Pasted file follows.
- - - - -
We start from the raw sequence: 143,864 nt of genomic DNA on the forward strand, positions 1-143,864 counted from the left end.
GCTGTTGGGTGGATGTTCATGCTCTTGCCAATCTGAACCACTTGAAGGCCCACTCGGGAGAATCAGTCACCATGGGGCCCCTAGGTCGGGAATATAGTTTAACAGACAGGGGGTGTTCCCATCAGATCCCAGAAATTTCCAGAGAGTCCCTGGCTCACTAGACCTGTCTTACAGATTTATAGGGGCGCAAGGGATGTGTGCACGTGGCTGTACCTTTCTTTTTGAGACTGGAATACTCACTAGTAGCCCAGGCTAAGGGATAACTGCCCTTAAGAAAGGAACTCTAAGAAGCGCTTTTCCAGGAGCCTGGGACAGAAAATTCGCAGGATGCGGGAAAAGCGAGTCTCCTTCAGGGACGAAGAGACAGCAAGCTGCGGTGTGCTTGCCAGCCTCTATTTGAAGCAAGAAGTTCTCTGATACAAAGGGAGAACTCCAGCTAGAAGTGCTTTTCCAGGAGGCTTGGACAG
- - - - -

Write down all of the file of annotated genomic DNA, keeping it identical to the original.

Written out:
We start from the raw sequence: 143,864 nt of genomic DNA on the forward strand, positions 1-143,864 counted from the left end.
GCTGTTGGGTGGATGTTCATGCTCTTGCCAATCTGAACCACTTGAAGGCCCACTCGGGAGAATCAGTCACCATGGGGCCCCTAGGTCGGGAATATAGTTTAACAGACAGGGGGTGTTCCCATCAGATCCCAGAAATTTCCAGAGAGTCCCTGGCTCACTAGACCTGTCTTACAGATTTATAGGGGCGCAAGGGATGTGTGCACGTGGCTGTACCTTTCTTTTTGAGACTGGAATACTCACTAGTAGCCCAGGCTAAGGGATAACTGCCCTTAAGAAAGGAACTCTAAGAAGCGCTTTTCCAGGAGCCTGGGACAGAAAATTCGCAGGATGCGGGAAAAGCGAGTCTCCTTCAGGGACGAAGAGACAGCAAGCTGCGGTGTGCTTGCCAGCCTCTATTTGAAGCAAGAAGTTCTCTGATACAAAGGGAGAACTCCAGCTAGAAGTGCTTTTCCAGGAGGCTTGGACAG